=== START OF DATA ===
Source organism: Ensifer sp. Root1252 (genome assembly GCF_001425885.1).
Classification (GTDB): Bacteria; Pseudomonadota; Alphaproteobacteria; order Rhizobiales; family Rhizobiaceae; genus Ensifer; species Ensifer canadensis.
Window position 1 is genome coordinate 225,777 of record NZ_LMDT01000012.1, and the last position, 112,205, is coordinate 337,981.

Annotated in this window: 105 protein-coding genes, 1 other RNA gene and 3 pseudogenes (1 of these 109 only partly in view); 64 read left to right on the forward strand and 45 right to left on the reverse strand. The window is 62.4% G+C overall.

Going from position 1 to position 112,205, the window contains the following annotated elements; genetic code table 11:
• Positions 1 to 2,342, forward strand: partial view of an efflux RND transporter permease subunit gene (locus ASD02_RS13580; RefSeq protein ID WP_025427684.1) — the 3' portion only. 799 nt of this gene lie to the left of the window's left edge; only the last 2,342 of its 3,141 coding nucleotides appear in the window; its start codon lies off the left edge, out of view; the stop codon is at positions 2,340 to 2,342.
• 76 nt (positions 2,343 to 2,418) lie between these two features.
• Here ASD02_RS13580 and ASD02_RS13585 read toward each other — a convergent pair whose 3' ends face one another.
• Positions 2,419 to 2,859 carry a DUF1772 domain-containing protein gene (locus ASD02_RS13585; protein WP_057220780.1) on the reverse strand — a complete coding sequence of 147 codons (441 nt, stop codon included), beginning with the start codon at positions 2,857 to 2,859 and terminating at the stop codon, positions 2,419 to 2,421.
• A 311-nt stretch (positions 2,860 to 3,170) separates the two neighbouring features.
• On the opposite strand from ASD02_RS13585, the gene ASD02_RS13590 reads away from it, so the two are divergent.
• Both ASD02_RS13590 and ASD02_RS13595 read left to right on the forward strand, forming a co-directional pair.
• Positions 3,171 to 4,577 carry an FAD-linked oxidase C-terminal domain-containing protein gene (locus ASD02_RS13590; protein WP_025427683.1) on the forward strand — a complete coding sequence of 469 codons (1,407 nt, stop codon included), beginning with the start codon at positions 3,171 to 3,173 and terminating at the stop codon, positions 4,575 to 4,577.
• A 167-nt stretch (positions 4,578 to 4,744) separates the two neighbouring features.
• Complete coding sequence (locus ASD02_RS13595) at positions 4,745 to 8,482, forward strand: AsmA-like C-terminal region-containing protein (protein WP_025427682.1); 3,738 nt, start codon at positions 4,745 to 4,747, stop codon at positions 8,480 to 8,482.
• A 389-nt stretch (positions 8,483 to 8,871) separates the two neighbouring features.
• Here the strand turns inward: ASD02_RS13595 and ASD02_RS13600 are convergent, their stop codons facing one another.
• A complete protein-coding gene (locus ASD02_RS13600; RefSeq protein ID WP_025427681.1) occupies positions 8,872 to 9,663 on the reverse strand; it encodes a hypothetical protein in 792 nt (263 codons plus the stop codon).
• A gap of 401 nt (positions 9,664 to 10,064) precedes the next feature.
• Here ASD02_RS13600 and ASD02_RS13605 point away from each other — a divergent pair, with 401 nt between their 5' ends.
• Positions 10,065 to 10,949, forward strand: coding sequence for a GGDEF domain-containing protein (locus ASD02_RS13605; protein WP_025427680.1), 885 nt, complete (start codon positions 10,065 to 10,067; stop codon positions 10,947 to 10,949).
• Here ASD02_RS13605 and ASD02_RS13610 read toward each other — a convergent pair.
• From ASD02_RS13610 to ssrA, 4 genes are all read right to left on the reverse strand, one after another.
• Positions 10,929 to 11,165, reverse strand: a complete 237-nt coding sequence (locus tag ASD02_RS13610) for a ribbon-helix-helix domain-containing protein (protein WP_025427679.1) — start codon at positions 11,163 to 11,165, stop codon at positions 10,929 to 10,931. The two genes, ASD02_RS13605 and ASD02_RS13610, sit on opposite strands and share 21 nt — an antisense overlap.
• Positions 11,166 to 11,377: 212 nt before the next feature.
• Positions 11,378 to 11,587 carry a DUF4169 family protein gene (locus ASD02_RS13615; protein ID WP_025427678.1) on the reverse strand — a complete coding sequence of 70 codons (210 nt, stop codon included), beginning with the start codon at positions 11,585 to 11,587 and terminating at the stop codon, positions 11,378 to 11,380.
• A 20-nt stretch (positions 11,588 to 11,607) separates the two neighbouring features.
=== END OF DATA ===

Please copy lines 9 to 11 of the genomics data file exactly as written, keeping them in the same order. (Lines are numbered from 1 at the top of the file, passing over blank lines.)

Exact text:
• Positions 2,419 to 2,859 carry a DUF1772 domain-containing protein gene (locus ASD02_RS13585; protein WP_057220780.1) on the reverse strand — a complete coding sequence of 147 codons (441 nt, stop codon included), beginning with the start codon at positions 2,857 to 2,859 and terminating at the stop codon, positions 2,419 to 2,421.
• A 311-nt stretch (positions 2,860 to 3,170) separates the two neighbouring features.
• On the opposite strand from ASD02_RS13585, the gene ASD02_RS13590 reads away from it, so the two are divergent.